“What do we do?”

It must be the first question answered during a website design.

Re: web design, Tesla Motors gets it. Confederate Motor Company doesn’t. Sure, I’d love to park either of those companies’ machines in the garage, but I can’t make it past Confederate’s mission statements to their products.

Ask “What do we do?” before the first wireframe is sketched.  If you can visually explain to a visitor why he should (or shouldn’t) be spending time with you, you win.

For Confederate, the answer to that question shouldn’t be: “Rebel.”  The answer should be: “We build motorcycles.”

You only have a split second.

5 thoughts on ““What do we do?”

  1. I respectfully disagree. If you really want to boil it down to one first question, I would submit:

    “Why would anyone come here? (to the site)”

    The answer should start with “To [verb], [verb], [verb]….”

    …which should help the site designers understand what site visitors expect to be able to do.

    p.s. From there, they better address WHO those site visitors are, and what the firm wants site visitors to do and be able to do (and that aligns with what site visitors want to and expect to do).

  2. I think y’all are saying the same thing from different POVs: WTF does this org do? And wtf do I do with this org?

    “why he [she!] should (or shouldn’t) be spending time with you” == “Why would anyone come here? (to the site)”

    (Plus, OMG the Flash. Why, for the love of God? There is NO reason why Confederate’s all-text site needs any Flash at ALL.)

  3. @Elaine: I don’t think we’re saying the same thing.

    GM’s answer to Trey’s question might be: “Make cars.” But’s that may or may not (and I would argue not) have anything to do w/ what GM should do w/ its website.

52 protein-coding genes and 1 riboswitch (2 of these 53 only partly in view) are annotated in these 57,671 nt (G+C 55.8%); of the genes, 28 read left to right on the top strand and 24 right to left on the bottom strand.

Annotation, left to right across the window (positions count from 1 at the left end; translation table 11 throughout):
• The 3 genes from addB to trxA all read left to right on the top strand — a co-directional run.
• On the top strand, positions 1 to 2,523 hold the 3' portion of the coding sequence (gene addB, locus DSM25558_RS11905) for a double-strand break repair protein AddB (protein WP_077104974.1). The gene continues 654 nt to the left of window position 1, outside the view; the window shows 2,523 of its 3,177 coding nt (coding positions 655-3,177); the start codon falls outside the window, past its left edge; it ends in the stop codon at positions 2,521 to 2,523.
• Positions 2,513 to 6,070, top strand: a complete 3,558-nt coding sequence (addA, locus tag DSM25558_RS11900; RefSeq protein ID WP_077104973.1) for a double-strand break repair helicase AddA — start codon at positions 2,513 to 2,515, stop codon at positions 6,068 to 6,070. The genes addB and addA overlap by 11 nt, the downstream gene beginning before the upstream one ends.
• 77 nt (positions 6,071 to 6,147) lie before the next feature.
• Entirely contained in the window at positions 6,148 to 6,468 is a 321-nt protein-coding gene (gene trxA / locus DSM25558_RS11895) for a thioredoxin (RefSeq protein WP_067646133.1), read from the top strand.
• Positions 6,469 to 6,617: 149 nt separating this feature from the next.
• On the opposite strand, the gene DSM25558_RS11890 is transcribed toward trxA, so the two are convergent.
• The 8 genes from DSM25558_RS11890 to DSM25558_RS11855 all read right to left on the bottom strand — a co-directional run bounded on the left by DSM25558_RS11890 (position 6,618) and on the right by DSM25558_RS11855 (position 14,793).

4. @Ron: ok, maybe not.

    I think still they’re part of the same extended question. “we make cars, and we want you to buy our cars.” and then from there, who do we think is visiting the site to buy our cars, and how does the site work to further our needs, their needs, and their expectations, etc., etc.

    Your question should probably be question #1…assuming that they’ve already answered Trey’s question #0. If you can’t even express what it is that you DO, there’s no way you can be thinking enough to ask what do you want your visitor to do!

    Alas, there are too many sites that don’t even answer question #0.

  5. Hmm. Aren’t people who hit Tesla and Confederate likely to be there based on another hook? They read about it, they heard about it…

    To me your website first communicates your brand promise – not your task in life. Particularly high end brands (Trey, I see you on the hell cat) tend to have the attitude – you know why you’re here. Typical of their ads, really. I flip through Vogue and half the time I have no idea what the ad is for. I’m not their target market, though, because I’m a skinflint.

    But I do know who they are going for, and know the feel of their brand.

    BTW I’m not crazy about confederate, but it has to be with the drill down, not the top page.

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